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USC And China In The News, January and February 2017
China-related news stories featuring University of Southern California faculty, students, staff, and programs.
February 21, 2017: The China Post
A visit by USC President C.L. Nikias and a USC delegation to Taiwan was highlighted in this article, which drew upon an interview with Nikias. It noted that Taiwanese had long constituted a large share of USC’s international student population and alumni. Nikias said, “I see Taiwan as a strategic priority for our international outreach for the university, given the very strong ties that exist between USC and Taiwan in the past 60 to 65 years. .. I feel that we don't want to lose that very strong connection." USC signed a memorandum of understanding with Taiwan’s Ministry of Education to provide opportunities for Taiwan students to earn Ph.D’s at USC and to support short term visits by Taiwanese faculty to USC. The article also highlighted USC’s fundraising efforts, reaching a $6 billion target a year and a half ahead of schedule. The USC campaign will continue for five more years. Nikias said, "I do not want us to lose that momentum that we have."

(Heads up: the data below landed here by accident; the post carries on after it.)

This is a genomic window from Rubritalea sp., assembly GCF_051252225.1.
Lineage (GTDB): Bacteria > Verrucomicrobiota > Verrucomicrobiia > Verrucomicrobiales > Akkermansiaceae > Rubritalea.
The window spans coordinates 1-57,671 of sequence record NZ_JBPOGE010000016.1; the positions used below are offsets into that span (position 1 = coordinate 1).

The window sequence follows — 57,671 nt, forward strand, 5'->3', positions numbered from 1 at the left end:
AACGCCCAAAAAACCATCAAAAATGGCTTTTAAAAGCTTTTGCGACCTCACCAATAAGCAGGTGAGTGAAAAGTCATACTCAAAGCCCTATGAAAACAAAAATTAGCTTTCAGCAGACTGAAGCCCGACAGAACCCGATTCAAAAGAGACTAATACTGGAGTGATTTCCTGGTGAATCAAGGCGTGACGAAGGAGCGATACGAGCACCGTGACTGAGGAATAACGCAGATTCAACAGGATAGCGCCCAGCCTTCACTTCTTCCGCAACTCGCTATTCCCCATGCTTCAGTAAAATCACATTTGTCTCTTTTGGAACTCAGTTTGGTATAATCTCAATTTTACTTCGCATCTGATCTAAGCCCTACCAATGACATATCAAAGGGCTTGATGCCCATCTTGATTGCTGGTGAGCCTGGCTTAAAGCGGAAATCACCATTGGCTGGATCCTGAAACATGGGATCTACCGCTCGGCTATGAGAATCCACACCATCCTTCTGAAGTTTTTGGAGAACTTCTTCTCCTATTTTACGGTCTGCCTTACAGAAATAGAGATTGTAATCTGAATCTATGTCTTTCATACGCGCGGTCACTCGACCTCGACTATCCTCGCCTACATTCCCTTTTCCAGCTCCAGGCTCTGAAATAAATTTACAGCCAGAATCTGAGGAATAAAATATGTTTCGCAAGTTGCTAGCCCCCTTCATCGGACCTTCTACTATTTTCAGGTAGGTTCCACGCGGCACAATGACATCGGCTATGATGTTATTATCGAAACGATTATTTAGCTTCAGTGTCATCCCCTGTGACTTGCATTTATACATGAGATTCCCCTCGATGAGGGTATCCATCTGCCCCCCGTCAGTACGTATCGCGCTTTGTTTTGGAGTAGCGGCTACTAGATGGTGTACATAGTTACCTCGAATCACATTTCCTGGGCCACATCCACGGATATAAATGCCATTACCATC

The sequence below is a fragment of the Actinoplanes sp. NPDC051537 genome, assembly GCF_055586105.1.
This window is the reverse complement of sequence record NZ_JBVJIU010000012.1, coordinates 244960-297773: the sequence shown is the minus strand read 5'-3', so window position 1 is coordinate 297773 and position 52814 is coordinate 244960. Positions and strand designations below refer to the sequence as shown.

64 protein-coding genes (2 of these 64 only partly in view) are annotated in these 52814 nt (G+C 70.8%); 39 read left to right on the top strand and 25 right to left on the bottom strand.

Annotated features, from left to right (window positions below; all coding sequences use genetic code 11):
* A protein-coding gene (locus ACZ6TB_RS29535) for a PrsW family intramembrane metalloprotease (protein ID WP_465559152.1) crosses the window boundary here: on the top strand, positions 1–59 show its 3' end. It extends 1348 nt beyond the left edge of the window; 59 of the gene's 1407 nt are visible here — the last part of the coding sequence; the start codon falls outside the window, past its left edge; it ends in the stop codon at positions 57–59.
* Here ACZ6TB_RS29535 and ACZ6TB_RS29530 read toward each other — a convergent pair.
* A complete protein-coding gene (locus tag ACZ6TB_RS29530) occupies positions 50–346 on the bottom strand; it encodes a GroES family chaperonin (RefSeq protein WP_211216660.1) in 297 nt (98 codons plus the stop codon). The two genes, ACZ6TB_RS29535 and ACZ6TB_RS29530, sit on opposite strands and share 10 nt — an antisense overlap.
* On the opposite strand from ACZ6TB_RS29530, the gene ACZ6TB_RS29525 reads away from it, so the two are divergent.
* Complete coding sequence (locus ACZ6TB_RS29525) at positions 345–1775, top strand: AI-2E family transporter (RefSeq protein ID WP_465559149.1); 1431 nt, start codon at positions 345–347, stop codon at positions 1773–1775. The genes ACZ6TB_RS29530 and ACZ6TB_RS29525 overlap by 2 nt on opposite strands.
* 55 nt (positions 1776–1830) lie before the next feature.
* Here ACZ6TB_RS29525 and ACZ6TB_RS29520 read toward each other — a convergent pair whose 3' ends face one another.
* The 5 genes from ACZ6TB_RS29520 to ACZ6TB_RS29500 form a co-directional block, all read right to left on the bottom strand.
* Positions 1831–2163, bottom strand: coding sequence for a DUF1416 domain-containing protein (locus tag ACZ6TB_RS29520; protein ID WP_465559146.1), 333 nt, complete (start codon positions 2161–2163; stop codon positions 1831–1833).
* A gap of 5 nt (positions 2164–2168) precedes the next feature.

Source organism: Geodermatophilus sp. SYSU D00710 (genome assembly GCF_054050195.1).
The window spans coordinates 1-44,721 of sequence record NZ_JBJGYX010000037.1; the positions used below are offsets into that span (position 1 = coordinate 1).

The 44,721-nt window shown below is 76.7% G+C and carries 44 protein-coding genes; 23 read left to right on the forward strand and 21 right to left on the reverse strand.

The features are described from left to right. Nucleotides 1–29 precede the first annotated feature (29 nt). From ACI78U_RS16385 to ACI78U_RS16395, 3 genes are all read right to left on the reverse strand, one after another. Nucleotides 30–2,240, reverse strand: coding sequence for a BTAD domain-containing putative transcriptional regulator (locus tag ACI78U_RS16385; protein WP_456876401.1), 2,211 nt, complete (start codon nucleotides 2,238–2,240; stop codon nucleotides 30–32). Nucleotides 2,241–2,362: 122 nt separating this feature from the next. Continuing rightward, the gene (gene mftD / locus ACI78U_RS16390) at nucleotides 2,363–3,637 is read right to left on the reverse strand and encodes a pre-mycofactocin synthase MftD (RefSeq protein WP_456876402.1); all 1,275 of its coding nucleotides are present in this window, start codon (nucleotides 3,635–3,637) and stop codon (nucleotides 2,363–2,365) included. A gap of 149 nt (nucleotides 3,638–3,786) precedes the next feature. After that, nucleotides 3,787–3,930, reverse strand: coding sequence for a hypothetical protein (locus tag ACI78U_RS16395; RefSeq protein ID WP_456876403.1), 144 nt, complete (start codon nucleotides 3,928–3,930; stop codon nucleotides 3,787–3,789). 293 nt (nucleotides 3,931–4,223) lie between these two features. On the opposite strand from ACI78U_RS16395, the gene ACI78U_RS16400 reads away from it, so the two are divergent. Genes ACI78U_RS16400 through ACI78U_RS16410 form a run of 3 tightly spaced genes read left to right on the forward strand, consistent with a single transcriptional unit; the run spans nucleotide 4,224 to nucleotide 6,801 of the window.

February 10, 2017: Sing Tao Daily (星島日報)
USC psychologist Julie Albright was interviewed about her research into matchmaking companies and dating websites, noting differences in what male and female users look for and that men who don’t include photos are three times as likely to already be married than those who do post pictures. She detailed other ways people can use to find out about a dating prospect. She stressed looking for someone with similar interests who is honest.
January 19, 2017: Vox
An article about the Trump administration and China quoted USC international relations specialist David Kang: “Every U.S. president since Nixon has come into office promising to be tough on China, and every single one of them has backed off.”
January 18, 2017: Reuters